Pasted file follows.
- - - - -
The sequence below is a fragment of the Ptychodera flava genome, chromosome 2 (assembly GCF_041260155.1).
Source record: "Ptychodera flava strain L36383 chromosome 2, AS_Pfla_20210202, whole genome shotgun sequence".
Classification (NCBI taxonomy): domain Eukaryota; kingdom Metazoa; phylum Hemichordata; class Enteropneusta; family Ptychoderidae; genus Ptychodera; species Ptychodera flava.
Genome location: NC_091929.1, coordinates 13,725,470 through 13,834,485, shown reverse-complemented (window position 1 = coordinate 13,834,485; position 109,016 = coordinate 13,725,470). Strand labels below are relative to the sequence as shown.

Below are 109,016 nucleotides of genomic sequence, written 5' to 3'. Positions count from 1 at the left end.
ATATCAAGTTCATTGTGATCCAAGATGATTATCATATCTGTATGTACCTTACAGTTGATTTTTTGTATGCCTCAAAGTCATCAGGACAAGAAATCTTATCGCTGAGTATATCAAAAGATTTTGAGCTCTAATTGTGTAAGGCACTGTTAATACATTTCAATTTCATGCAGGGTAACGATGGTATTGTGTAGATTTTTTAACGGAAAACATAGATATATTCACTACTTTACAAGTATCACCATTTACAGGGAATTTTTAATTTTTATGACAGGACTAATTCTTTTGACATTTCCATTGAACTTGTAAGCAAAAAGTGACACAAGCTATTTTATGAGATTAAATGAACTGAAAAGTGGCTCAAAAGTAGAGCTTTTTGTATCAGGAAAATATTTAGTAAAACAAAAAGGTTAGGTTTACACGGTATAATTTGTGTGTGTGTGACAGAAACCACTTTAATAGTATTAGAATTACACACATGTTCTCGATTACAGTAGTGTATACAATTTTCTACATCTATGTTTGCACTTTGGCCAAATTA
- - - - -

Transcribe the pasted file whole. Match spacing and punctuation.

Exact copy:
The sequence below is a fragment of the Ptychodera flava genome, chromosome 2 (assembly GCF_041260155.1).
Source record: "Ptychodera flava strain L36383 chromosome 2, AS_Pfla_20210202, whole genome shotgun sequence".
Classification (NCBI taxonomy): domain Eukaryota; kingdom Metazoa; phylum Hemichordata; class Enteropneusta; family Ptychoderidae; genus Ptychodera; species Ptychodera flava.
Genome location: NC_091929.1, coordinates 13,725,470 through 13,834,485, shown reverse-complemented (window position 1 = coordinate 13,834,485; position 109,016 = coordinate 13,725,470). Strand labels below are relative to the sequence as shown.

Below are 109,016 nucleotides of genomic sequence, written 5' to 3'. Positions count from 1 at the left end.
ATATCAAGTTCATTGTGATCCAAGATGATTATCATATCTGTATGTACCTTACAGTTGATTTTTTGTATGCCTCAAAGTCATCAGGACAAGAAATCTTATCGCTGAGTATATCAAAAGATTTTGAGCTCTAATTGTGTAAGGCACTGTTAATACATTTCAATTTCATGCAGGGTAACGATGGTATTGTGTAGATTTTTTAACGGAAAACATAGATATATTCACTACTTTACAAGTATCACCATTTACAGGGAATTTTTAATTTTTATGACAGGACTAATTCTTTTGACATTTCCATTGAACTTGTAAGCAAAAAGTGACACAAGCTATTTTATGAGATTAAATGAACTGAAAAGTGGCTCAAAAGTAGAGCTTTTTGTATCAGGAAAATATTTAGTAAAACAAAAAGGTTAGGTTTACACGGTATAATTTGTGTGTGTGTGACAGAAACCACTTTAATAGTATTAGAATTACACACATGTTCTCGATTACAGTAGTGTATACAATTTTCTACATCTATGTTTGCACTTTGGCCAAATTA